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Nonprofit Issues Forum: Boards and Governance

December 10, 2009

(The following post was written by Stephen Sherman, reference librarian at the Foundation Center-Atlanta, and originally appeared on the Philanthropy Front and Center-Atlanta blog.)

Stakeholders What if various stakeholder groups -- donors, patrons, foundations, government agencies, corporations, and volunteers -- all had a direct say in the governance of nonprofit organizations in proportion to their contributions? Would this help improve the governance of nonprofit organizations?

These were some of the questions posed by Professor Dennis Young at a recent Nonprofit Issues Forum. The free event was held at the Andrew Young School of Policy Studies at Georgia State University and included a lecture by Dr. Young and a panel discussion on the topic of boards and nonprofit governance.

While nonprofit boards have a tendency to attract highly-motivated, well-intentioned individuals, they often suffer from inherent problems in their structure and composition, resulting in issues such as:

  • Free-riding -- individuals failing to contribute meaningfully to the board's collective activities
  • Groupthink -- the inclination of groups to avoid conflict and debate in order to reach a consensus without critically testing, analyzing, and evaluating ideas
  • Conflicts of interest -- individual board members bringing personal motives or incentives into the decision-making process
  • Principal/agent problem -- the board and staff working with conflicting goals or objectives and not sharing the same agenda for the organization

To address these issues, Young proposed reconstituting boards to include representatives from stakeholder groups that provide the resources on which each nonprofit depends. These groups -- donors, customers, private funders, government agencies, corporations, volunteers -- would be represented on each board and receive voting rights in proportion to each group's share of the revenue for the nonprofit. According to Young, this model would have the advantage of introducing competing stakeholder interests and tighten the relationship between resources and the decision-making process.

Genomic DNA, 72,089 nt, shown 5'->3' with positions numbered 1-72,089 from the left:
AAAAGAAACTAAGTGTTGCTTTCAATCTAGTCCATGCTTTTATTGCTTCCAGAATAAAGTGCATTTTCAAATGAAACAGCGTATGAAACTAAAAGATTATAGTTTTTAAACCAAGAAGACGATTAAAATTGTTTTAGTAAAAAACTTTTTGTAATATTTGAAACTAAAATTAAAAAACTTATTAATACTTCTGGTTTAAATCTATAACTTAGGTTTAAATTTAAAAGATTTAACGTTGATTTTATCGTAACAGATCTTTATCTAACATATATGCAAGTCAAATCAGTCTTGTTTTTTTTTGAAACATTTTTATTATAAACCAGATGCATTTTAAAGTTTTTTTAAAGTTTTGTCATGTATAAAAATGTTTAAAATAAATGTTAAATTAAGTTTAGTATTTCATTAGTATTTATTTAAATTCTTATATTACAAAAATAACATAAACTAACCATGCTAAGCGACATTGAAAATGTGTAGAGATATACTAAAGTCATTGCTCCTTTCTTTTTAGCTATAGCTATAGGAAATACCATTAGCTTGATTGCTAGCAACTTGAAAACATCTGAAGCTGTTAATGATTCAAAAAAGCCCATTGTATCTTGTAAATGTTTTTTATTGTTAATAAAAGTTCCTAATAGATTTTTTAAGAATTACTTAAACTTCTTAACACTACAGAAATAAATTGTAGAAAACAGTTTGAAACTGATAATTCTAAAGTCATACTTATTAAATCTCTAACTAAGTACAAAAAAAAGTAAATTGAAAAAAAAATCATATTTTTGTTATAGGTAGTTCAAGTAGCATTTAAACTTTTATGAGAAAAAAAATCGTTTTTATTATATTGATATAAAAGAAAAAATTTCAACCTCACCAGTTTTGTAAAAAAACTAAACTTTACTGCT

Panelists Marjorie Fine Knowles, professor of law at Georgia State University; Penelope McPhee, president and trustee of the Arthur M. Blank Family Foundation; and Oz Nelson, retired chairman and CEO, UPS, all offered responses to Young's proposal. Among their criticisms:

  • Stakeholder incentive already exists in the fiduciary duties of boards and therefore precludes the creation of such a model.
  • Board members are required by law to act in the best interests of the nonprofit organization as a whole and therefore would not be permitted to represent specific stakeholder groups or interests.
  • Involving outside stakeholder groups would actually lead to greater occurrences of conflicts of interest and more self-dealing among individuals.
  • Rather than fall into neat categories, many stakeholders would likely have multifaceted interests in the organization (for example donors may also be volunteers), preventing them from representing a specific subgroup.
  • Board members should be recruited according to the skills and interests that they bring to a nonprofit rather than for their status in certain stakeholder groups.

What do you think? Feel free to join the debate in the comments section below.

Want to learn more about nonprofit boards and governance? See the newly-revised FAQs on the topic or search our Catalog of Nonprofit Literature, the Foundation Center's bibliographic database, for the subject Board members.

-- Stephen Sherman

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